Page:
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Durban’s whaling history: A colourful story of a bloody different time

The ’Abraham Larsen’ in Durban Harbour

The ’Abraham Larsen’ in Durban Harbour

Published Oct 2, 2021


“The past is a foreign country ‒ they do things differently there.”

This quote by author LP Hartley is in the epilogue of a new book, A Whale of a Time, by former general manager Peter Froude, 82, telling the story of Durban’s Union Whaling Company (UWC) that reminds readers that practices, attitudes and values from the past must be measured by what was judged acceptable at that time.

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Author Peter Froude has written a history on the story of whaling in Durban

The book traces early whaling operations off the KwaZulu-Natal coast and the “Gold Rush” of companies establishing whaling operations, the story of the company and all the colourful characters, the heyday of the whaling industry in the 1950s and its journey into the 1970s, until it was sold.

Whaling had taken place for centuries, whales hunted for meat, bones and oil, with whale oil becoming a multimillion-dollar industry. Froude said that even as a teenager he would visit the whaling stations and watch the whale catchers coming into the Durban harbour.

He joined the company in the late 1950s when there were still 22 expeditions a year into the Antarctic, as well as whales being caught off Durban as pods moved up the coast in the annual migration. Durban had come to be known as having the most consistent whale population passing by, compared with anywhere else in the world. The whaling industry was dominated by Norwegians, who brought many Norwegian families to Durban.

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UWC (Union Whaling Company) was started by Abraham Larsen while other big players were Grindrod and Lever Brothers with Sperm and Baleen oil being used in many products from lubricant oil, soap and margarine, among others.

Up until the late 1960s, whaling was regarded as big game hunting and very few people saw anything wrong with it. The whaling gunners were regarded as tough heroes to be celebrated.

Froude started in the UWC laboratory as a university student during his holidays and worked up until he became factory manager. Although he had studied chemistry, he also completed an engineering degree during his career.

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A newly painted catcher at the start of the whaling season heads out to sea.

He also joined four Antarctic expeditions which generally included a fleet heading out to sea with a factory ship, 11 catcher ships and a tanker to provision the catchers.

“The gunners were much like the footballers of today and the captains were usually the gunners. They were paid enormous amounts of money. In the industry, the profits were huge,” said Froude, saying that in 1952, a gunner earned £25 000 for three months’ work, while senior personnel on the factory ship enjoyed every comfort.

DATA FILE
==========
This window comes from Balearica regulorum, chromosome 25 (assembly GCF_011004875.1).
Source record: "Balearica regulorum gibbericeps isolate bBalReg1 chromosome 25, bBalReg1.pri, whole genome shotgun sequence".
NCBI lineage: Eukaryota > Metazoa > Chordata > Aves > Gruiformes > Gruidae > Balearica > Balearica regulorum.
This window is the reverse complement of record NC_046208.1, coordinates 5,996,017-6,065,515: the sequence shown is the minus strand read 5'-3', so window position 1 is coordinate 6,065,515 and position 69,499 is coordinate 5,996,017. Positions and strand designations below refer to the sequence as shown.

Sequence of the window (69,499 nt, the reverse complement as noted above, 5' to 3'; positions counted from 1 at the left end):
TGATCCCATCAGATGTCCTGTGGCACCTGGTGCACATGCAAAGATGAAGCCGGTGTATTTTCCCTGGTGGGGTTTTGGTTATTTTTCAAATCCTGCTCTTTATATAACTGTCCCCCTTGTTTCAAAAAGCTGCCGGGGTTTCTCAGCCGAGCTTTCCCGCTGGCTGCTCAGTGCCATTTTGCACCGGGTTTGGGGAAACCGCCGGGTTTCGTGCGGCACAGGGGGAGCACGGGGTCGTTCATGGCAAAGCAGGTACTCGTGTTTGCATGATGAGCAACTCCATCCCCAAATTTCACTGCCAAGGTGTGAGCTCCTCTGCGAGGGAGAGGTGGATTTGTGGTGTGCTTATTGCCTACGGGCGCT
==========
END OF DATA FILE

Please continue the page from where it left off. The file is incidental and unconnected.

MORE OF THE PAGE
“On my last trip, we had a Japanese expert at finding whales. We would get up, sniff the wind and head in a direction, but the Japanese had a four-year university course in finding whales. They would measure the temperature of the water, the upwelling and the currents. It was a real science and they were very skilled at it,” said Froude.

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He added that the Japanese expert would plan a course two weeks ahead of schedule and would arrive in a spot ahead of the whales. He said the upwelling was important because this brought nutrients to the surface which plankton fed on and in turn, would attract whales.

The book also includes a chapter on Zulu staff, who by 1970 were often third-generation workers in the whaling industry, with many coming from the South Coast. This was because the very first whaling operation had been established at Park Rynie by John Grindrod, but closed down after World War I. These included Johannes Msomi, who was not only a senior company official, but also of Zulu Royalty who “had a deep, resonant voice and was recognised by both black and white as a man of integrity”. Also recalled is Thomas Buthelezi, who although he was known for his jokes and booming voice, gave most of his instructions using hand gestures.

During the 1960s, conservationists raised alarm over the massive reduction in whale populations, causing widespread condemnation. Commercial whaling in the Western world came to an end in 1968 and in South Africa in 1975, while Russia and Japan continued whaling operations.

As Froude writes: “Despite being internationally controlled, the inevitable exploitation of whales occurred. This has been the case with almost every resource on the planet. Man’s greed has always been his downfall. If whaling had been controlled at a sustainable level, it would have remained a rich source of food for the world.”

  • A Whale of a Time

The Independent on Saturday

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